Like, I love this thing, but it also tap dances on my last nerve at least three times a week. Here are a few quirks to be mindful of if you need to wrangle it/him (I’m going to go with “he/him” from here on):
• He has favorite words that he’ll use ad nauseam: “unlock,” “unleash,” “embark,” “unveil.” I’ve found that he’ll sometimes ignore my custom instructions not to use these words and will only listen IF I ASK LIKE THIS. (Listen, I never raise my voice in my real marriage, but here I am doing it with a bot.)
• He’s wordy, and I must remind him that a summarization should be shorter than the original document. ChatGPT can talk a cat off a fish truck if left to his own “mind.”
• He lies and swiftly follows up with, “My apologies!” when called out. Don’t ever take his “facts” for truth. He hallucinates frequently and will quote reports that do not exist.
• He is the equivalent of real-life men who think they are the first and only ones to say “Good morning, beautiful.” He thinks he’s clever. However, his first responses are usually cliché, and I must regenerate my request at least 3x (while asking him to be atypical in his suggestions) to get what I desire. Don’t take his first attempt because he will “Good morning, beautiful” you to death in his own little bot boy way. Be patient with him, and you can work well together in time.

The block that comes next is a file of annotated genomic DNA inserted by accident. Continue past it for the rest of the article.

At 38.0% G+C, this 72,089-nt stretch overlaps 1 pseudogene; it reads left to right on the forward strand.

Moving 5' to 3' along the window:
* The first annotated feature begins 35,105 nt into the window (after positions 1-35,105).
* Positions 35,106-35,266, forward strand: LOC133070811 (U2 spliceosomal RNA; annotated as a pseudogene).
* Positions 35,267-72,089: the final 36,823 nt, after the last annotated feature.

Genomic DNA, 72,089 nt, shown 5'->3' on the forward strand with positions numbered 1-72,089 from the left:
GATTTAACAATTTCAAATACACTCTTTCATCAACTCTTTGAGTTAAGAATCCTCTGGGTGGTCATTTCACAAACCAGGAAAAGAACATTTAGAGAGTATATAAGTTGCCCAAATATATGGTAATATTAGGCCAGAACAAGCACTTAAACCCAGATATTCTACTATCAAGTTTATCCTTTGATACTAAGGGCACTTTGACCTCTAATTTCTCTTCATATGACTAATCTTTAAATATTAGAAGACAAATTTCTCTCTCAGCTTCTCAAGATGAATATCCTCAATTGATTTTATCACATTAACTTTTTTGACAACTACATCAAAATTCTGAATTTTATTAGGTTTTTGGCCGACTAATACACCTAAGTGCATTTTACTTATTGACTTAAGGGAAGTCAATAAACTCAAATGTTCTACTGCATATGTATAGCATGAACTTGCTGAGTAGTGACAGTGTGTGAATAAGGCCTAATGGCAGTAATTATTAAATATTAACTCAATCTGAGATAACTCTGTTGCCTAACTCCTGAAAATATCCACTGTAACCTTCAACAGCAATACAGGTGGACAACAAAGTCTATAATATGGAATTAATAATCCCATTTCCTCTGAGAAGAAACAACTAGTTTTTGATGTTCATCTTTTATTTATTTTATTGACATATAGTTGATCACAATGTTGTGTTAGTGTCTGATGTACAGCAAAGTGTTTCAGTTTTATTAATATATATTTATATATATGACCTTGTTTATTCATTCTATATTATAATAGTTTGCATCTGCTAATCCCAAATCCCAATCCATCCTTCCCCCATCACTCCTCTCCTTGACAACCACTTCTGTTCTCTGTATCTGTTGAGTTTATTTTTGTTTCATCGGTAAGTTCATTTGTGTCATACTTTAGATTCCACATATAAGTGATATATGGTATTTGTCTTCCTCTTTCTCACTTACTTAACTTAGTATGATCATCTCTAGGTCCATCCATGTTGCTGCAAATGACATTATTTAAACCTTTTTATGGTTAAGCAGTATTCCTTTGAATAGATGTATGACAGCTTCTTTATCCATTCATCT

• He’s biased and tries too hard to be neutral. Real life is messy. It’s complex. It’s not so balanced (though we want it to be). Humans often need to pick sides and not straddle the fence. ChatGPT is a fence straddler, and sometimes you need an “I said what I said” kind of partner!
Anyway, I caught myself using this analogy (of him unwittingly becoming “bot bae”/an unrequested boyfriend) on a recent podcast and separately with a client, and it stuck.
So, since I’ve spoken loudly about how efficient and time-saving he is, I figured I’d be just as loud about his shortcomings. He is a tool, not a magic wand, and works best when handled by humans who can firmly guide him to produce stellar results. He needs direction to be his best self. This is why learning to direct him, in my opinion, is crucial. That’s all.
Ed note: Cheril Clarke is appearing next month at the 2023 World Conference of the Professional Speechwriters Association, to discuss “ChatGPT: How Speechwriters Can Use It Productively, and Why They Must.” —ed.